While trying to learn about how ld-2.17.so works to change the permission of chmod executable itself, and thought if i can change the permission of ld-2.17.so itself.

I ran chmod 666 ld-2.17.so in a test centos 7 machine and after it I can't run any command since most of the commands use ld-2.17.so.

I have already read this answer, Recovering from removing execute permission from ld-linux.so

It gives a very general answer but not a specific solution. Is there anywhere in Centos7 i can find ld-2.17.so cache to recover /lib64/ld-2.17.so permission back to normal?

Edit: I have tried to scp this file, /lib64/ld-2.17.so from other machine to affected machine, but I get permission denied error.

Thank you in advance


If you have an executable file you can write to, you could copy the contents of ld.so to that file using bash's read:

while IFS= read -d '' -r  line; do printf "%s\0" "$line"; done > executable-file < /lib64/ld-2.17.so


bash-4.2$ ll foo
-rwxr-xr-x 1 muru muru 29K Aug 23 13:02 foo*
bash-4.2$ while IFS= read -d '' -r  line; do printf "%s\0" "$line"; done > foo < /lib64/ld-2.17.so
bash-4.2$ ./foo
You have invoked `ld.so', the helper program for shared library executables.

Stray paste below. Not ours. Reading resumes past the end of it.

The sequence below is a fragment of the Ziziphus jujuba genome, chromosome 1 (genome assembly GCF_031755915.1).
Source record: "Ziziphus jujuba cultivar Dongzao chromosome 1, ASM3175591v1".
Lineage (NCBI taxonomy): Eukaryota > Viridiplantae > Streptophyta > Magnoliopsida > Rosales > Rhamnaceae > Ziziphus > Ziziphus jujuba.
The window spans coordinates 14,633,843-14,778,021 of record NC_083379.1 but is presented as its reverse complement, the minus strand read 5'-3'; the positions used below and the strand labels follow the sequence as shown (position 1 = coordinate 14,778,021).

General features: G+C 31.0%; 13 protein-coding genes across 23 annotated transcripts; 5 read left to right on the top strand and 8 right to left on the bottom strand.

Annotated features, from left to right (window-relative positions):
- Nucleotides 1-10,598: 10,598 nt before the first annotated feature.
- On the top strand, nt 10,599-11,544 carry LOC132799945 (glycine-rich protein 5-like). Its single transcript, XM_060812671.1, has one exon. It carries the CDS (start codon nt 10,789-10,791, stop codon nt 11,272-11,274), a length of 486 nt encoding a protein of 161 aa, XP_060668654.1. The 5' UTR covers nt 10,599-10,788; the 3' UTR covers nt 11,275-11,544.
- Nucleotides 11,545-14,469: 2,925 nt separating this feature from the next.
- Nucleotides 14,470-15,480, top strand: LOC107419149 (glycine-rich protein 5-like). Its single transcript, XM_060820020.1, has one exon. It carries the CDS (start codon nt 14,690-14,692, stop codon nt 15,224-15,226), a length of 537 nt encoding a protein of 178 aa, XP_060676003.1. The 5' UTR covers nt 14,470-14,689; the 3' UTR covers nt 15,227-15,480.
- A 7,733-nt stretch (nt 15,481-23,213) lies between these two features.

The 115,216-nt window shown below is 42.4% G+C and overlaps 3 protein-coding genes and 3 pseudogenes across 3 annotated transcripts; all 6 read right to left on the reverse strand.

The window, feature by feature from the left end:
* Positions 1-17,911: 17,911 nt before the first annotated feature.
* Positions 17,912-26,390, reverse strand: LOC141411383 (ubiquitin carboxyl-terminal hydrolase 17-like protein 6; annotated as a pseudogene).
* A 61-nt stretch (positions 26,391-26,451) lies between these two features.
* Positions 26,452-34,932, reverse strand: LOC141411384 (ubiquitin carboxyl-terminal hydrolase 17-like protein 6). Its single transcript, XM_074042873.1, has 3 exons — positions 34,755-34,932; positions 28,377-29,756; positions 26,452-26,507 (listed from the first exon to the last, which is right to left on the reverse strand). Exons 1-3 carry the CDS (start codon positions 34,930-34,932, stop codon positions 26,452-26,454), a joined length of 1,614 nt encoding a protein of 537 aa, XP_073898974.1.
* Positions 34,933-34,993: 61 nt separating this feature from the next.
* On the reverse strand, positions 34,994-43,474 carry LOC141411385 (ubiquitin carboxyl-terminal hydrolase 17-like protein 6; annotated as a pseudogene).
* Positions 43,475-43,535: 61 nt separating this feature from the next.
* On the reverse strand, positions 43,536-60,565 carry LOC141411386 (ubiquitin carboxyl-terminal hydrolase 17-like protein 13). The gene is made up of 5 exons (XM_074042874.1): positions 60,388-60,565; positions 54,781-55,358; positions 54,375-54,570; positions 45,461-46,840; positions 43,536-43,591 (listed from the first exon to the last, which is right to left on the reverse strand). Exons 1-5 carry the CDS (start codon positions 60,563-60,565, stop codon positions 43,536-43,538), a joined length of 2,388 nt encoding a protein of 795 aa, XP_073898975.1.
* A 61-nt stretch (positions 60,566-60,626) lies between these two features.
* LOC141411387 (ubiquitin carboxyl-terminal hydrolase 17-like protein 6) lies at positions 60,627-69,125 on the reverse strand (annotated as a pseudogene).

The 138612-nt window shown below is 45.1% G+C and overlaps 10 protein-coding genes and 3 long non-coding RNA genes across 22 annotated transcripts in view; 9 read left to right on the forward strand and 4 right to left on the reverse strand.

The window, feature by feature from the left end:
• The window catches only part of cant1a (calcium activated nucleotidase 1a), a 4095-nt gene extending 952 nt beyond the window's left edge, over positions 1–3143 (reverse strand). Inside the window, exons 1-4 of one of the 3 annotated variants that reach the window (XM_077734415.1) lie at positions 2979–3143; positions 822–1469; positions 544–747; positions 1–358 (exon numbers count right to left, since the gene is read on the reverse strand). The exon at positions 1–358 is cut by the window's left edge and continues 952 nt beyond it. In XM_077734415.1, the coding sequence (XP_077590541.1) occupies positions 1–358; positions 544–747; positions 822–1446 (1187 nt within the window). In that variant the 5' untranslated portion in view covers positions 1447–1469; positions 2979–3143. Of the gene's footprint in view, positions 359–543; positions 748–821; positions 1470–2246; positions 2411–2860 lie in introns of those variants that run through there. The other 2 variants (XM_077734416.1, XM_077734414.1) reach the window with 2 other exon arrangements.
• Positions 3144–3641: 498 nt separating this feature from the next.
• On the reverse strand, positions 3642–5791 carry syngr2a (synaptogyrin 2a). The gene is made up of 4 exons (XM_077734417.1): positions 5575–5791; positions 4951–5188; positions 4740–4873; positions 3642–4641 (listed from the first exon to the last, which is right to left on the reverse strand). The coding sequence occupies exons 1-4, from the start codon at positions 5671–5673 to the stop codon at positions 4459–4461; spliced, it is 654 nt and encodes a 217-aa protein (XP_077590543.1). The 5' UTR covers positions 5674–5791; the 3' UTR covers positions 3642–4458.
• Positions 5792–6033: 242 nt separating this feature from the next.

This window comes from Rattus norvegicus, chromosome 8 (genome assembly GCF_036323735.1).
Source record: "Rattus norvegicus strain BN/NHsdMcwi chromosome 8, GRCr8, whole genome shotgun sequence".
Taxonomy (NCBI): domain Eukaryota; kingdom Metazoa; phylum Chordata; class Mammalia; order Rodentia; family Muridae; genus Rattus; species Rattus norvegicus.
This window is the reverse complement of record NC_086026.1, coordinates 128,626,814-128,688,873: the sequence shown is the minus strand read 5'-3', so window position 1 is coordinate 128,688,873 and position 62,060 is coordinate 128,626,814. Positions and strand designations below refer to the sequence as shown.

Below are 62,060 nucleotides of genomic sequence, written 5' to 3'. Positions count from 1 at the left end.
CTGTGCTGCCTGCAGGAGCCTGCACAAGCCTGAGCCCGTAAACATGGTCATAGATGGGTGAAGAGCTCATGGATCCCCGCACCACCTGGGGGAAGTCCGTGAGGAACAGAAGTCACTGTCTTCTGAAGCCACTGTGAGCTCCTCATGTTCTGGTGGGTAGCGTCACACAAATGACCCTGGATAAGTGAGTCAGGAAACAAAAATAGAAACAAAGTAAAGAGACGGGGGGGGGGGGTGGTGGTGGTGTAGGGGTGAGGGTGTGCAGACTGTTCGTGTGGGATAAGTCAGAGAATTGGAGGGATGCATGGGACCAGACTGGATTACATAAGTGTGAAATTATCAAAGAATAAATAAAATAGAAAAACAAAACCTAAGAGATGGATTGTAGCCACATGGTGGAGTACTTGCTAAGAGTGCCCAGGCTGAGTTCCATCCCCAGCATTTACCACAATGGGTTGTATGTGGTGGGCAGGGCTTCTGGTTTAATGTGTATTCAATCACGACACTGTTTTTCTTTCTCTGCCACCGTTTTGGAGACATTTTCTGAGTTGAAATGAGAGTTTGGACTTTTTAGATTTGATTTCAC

Then you can use it to run chmod:

bash-4.2$ ./foo /bin/chmod
/bin/chmod: missing operand
Try '/bin/chmod --help' for more information.
  • Thankk you muru. That's really helpful. Could you please suggest if i don't have any sample executable available is there any unused executable that I can use from within Linux? One more question, how do you know bash's read doesn't used dynamic libraries. thank you – MaverickD Aug 23 '18 at 7:56
  • 1
    @MaverickD the assumption here is that you already have a running shell from before you messed up ld.so. If you don't, and you don't have a statically compiled shell (like busybox) available, you have to reboot and use recovery methods, plain and simple. As for sample executables, pick any except chmod and then reinstall that command later once you have fixed ld.so. (or you can save the contents to a different file, using the same read method) – muru Aug 23 '18 at 7:58

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